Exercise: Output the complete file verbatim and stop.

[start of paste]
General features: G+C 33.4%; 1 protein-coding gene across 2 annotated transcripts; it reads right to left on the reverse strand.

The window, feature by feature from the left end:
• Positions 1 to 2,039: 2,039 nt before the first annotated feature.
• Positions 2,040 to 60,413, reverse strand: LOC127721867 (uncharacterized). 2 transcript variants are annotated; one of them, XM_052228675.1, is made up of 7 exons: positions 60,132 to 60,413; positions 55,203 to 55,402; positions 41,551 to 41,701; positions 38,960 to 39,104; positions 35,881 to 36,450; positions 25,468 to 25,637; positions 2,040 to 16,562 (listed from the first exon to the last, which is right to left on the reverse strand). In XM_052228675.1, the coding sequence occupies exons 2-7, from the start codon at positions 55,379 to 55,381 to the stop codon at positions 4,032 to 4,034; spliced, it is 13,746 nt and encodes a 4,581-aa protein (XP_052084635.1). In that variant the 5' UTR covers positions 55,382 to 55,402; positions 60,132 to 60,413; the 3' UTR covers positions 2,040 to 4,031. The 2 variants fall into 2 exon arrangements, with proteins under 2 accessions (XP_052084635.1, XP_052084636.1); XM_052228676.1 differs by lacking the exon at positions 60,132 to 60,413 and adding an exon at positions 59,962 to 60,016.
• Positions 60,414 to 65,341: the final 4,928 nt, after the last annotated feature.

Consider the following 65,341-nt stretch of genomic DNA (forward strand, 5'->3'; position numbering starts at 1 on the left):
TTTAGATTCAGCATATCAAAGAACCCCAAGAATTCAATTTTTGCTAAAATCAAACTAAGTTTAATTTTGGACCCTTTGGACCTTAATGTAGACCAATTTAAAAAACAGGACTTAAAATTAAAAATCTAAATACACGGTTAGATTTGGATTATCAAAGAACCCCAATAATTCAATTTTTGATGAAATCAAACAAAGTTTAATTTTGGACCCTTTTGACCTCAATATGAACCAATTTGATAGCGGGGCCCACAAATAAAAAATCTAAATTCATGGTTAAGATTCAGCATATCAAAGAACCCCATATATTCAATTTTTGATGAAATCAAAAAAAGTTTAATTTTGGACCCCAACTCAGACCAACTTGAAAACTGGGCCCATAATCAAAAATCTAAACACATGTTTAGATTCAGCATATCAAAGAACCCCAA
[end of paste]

General features: G+C 33.4%; 1 protein-coding gene across 2 annotated transcripts; it reads right to left on the reverse strand.

The window, feature by feature from the left end:
• Positions 1 to 2,039: 2,039 nt before the first annotated feature.
• Positions 2,040 to 60,413, reverse strand: LOC127721867 (uncharacterized). 2 transcript variants are annotated; one of them, XM_052228675.1, is made up of 7 exons: positions 60,132 to 60,413; positions 55,203 to 55,402; positions 41,551 to 41,701; positions 38,960 to 39,104; positions 35,881 to 36,450; positions 25,468 to 25,637; positions 2,040 to 16,562 (listed from the first exon to the last, which is right to left on the reverse strand). In XM_052228675.1, the coding sequence occupies exons 2-7, from the start codon at positions 55,379 to 55,381 to the stop codon at positions 4,032 to 4,034; spliced, it is 13,746 nt and encodes a 4,581-aa protein (XP_052084635.1). In that variant the 5' UTR covers positions 55,382 to 55,402; positions 60,132 to 60,413; the 3' UTR covers positions 2,040 to 4,031. The 2 variants fall into 2 exon arrangements, with proteins under 2 accessions (XP_052084635.1, XP_052084636.1); XM_052228676.1 differs by lacking the exon at positions 60,132 to 60,413 and adding an exon at positions 59,962 to 60,016.
• Positions 60,414 to 65,341: the final 4,928 nt, after the last annotated feature.

Consider the following 65,341-nt stretch of genomic DNA (forward strand, 5'->3'; position numbering starts at 1 on the left):
TTTAGATTCAGCATATCAAAGAACCCCAAGAATTCAATTTTTGCTAAAATCAAACTAAGTTTAATTTTGGACCCTTTGGACCTTAATGTAGACCAATTTAAAAAACAGGACTTAAAATTAAAAATCTAAATACACGGTTAGATTTGGATTATCAAAGAACCCCAATAATTCAATTTTTGATGAAATCAAACAAAGTTTAATTTTGGACCCTTTTGACCTCAATATGAACCAATTTGATAGCGGGGCCCACAAATAAAAAATCTAAATTCATGGTTAAGATTCAGCATATCAAAGAACCCCATATATTCAATTTTTGATGAAATCAAAAAAAGTTTAATTTTGGACCCCAACTCAGACCAACTTGAAAACTGGGCCCATAATCAAAAATCTAAACACATGTTTAGATTCAGCATATCAAAGAACCCCAA